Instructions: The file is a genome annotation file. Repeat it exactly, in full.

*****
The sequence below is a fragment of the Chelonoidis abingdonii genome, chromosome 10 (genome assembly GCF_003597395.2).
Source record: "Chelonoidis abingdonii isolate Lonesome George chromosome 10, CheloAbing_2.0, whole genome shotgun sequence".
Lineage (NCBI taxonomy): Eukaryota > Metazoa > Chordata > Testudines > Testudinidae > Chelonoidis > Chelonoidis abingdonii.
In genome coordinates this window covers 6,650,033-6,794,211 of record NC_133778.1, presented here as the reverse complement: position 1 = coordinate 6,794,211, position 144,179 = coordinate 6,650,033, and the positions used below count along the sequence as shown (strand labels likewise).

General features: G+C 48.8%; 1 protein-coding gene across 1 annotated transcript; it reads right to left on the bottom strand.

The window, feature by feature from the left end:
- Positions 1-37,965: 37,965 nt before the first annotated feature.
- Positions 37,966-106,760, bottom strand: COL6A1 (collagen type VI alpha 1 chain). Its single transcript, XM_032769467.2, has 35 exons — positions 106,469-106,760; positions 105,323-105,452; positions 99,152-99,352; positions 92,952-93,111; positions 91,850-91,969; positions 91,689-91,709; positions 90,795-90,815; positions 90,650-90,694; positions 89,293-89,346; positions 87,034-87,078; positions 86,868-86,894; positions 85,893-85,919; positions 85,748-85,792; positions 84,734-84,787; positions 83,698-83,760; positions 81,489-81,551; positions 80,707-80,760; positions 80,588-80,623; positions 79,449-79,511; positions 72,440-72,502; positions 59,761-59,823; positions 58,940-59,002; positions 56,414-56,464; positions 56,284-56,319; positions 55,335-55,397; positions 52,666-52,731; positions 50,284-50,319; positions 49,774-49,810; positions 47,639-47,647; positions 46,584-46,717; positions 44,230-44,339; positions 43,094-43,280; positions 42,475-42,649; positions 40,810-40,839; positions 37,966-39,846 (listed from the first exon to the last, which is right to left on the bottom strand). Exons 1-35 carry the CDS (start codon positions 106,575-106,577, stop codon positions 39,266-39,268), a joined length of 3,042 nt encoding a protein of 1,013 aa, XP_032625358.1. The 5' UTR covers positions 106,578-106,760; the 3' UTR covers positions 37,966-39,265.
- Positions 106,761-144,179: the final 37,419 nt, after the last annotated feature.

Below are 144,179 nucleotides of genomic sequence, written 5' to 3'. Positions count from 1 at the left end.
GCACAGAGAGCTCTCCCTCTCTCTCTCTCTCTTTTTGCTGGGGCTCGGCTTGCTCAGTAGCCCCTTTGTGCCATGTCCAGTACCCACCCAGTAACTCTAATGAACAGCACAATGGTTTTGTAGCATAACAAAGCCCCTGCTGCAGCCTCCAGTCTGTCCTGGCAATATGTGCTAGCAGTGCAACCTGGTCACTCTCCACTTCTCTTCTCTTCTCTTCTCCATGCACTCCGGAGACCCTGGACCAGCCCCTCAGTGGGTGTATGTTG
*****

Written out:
The sequence below is a fragment of the Chelonoidis abingdonii genome, chromosome 10 (genome assembly GCF_003597395.2).
Source record: "Chelonoidis abingdonii isolate Lonesome George chromosome 10, CheloAbing_2.0, whole genome shotgun sequence".
Lineage (NCBI taxonomy): Eukaryota > Metazoa > Chordata > Testudines > Testudinidae > Chelonoidis > Chelonoidis abingdonii.
In genome coordinates this window covers 6,650,033-6,794,211 of record NC_133778.1, presented here as the reverse complement: position 1 = coordinate 6,794,211, position 144,179 = coordinate 6,650,033, and the positions used below count along the sequence as shown (strand labels likewise).

General features: G+C 48.8%; 1 protein-coding gene across 1 annotated transcript; it reads right to left on the bottom strand.

The window, feature by feature from the left end:
- Positions 1-37,965: 37,965 nt before the first annotated feature.
- Positions 37,966-106,760, bottom strand: COL6A1 (collagen type VI alpha 1 chain). Its single transcript, XM_032769467.2, has 35 exons — positions 106,469-106,760; positions 105,323-105,452; positions 99,152-99,352; positions 92,952-93,111; positions 91,850-91,969; positions 91,689-91,709; positions 90,795-90,815; positions 90,650-90,694; positions 89,293-89,346; positions 87,034-87,078; positions 86,868-86,894; positions 85,893-85,919; positions 85,748-85,792; positions 84,734-84,787; positions 83,698-83,760; positions 81,489-81,551; positions 80,707-80,760; positions 80,588-80,623; positions 79,449-79,511; positions 72,440-72,502; positions 59,761-59,823; positions 58,940-59,002; positions 56,414-56,464; positions 56,284-56,319; positions 55,335-55,397; positions 52,666-52,731; positions 50,284-50,319; positions 49,774-49,810; positions 47,639-47,647; positions 46,584-46,717; positions 44,230-44,339; positions 43,094-43,280; positions 42,475-42,649; positions 40,810-40,839; positions 37,966-39,846 (listed from the first exon to the last, which is right to left on the bottom strand). Exons 1-35 carry the CDS (start codon positions 106,575-106,577, stop codon positions 39,266-39,268), a joined length of 3,042 nt encoding a protein of 1,013 aa, XP_032625358.1. The 5' UTR covers positions 106,578-106,760; the 3' UTR covers positions 37,966-39,265.
- Positions 106,761-144,179: the final 37,419 nt, after the last annotated feature.

Below are 144,179 nucleotides of genomic sequence, written 5' to 3'. Positions count from 1 at the left end.
GCACAGAGAGCTCTCCCTCTCTCTCTCTCTCTTTTTGCTGGGGCTCGGCTTGCTCAGTAGCCCCTTTGTGCCATGTCCAGTACCCACCCAGTAACTCTAATGAACAGCACAATGGTTTTGTAGCATAACAAAGCCCCTGCTGCAGCCTCCAGTCTGTCCTGGCAATATGTGCTAGCAGTGCAACCTGGTCACTCTCCACTTCTCTTCTCTTCTCTTCTCCATGCACTCCGGAGACCCTGGACCAGCCCCTCAGTGGGTGTATGTTG